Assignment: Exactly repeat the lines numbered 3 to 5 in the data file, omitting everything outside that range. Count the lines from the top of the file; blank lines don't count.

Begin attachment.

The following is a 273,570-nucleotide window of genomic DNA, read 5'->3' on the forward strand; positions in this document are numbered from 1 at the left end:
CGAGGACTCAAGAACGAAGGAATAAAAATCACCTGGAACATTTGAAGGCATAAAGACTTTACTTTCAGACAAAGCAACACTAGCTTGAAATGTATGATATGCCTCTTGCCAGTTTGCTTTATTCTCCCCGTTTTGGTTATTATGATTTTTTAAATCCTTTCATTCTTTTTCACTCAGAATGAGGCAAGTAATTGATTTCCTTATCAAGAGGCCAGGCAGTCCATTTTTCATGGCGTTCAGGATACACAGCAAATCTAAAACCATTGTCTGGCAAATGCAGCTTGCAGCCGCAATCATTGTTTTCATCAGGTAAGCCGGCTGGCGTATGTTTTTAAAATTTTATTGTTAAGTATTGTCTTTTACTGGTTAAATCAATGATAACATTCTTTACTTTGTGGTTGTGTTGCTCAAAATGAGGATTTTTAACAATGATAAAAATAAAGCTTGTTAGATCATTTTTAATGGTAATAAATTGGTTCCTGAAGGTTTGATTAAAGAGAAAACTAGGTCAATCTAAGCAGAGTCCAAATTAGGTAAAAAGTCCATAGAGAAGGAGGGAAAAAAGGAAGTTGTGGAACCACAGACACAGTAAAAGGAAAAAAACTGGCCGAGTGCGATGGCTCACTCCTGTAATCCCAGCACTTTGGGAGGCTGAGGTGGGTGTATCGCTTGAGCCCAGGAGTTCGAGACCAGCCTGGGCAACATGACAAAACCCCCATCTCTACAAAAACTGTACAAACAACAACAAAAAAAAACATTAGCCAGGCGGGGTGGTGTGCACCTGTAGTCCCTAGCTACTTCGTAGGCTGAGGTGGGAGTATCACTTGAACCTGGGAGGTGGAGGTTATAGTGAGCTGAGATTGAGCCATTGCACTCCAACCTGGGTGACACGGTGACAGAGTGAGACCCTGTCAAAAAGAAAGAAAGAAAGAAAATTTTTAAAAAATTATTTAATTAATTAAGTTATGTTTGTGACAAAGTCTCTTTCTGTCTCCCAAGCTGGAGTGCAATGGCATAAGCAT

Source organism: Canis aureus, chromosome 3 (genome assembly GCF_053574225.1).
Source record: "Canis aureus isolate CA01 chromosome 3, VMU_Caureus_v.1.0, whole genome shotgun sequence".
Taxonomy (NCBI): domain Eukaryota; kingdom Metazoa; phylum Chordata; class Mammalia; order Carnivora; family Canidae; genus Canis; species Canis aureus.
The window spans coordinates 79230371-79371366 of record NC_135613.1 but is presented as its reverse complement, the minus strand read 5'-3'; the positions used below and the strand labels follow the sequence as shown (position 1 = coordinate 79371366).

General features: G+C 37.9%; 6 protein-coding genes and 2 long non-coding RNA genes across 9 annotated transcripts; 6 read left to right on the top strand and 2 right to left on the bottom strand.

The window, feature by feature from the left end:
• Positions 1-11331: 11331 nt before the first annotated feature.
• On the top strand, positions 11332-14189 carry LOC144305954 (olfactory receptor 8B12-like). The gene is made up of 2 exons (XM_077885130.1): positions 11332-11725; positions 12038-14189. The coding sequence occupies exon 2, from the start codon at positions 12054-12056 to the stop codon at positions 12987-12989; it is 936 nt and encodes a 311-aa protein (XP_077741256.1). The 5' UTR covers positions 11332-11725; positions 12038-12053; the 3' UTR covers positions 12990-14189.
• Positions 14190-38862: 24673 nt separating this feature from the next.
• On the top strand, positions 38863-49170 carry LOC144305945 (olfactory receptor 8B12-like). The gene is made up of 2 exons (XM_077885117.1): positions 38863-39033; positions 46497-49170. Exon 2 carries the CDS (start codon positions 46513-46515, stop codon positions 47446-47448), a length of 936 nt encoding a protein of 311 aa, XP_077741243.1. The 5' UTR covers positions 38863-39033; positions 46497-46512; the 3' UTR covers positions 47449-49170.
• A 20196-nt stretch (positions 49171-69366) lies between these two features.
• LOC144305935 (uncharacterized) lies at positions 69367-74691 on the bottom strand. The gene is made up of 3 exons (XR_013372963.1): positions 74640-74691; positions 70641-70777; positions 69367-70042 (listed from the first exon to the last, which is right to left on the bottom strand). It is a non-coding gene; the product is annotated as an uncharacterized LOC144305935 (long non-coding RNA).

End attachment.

Source organism: Canis aureus, chromosome 3 (genome assembly GCF_053574225.1).
Source record: "Canis aureus isolate CA01 chromosome 3, VMU_Caureus_v.1.0, whole genome shotgun sequence".
Taxonomy (NCBI): domain Eukaryota; kingdom Metazoa; phylum Chordata; class Mammalia; order Carnivora; family Canidae; genus Canis; species Canis aureus.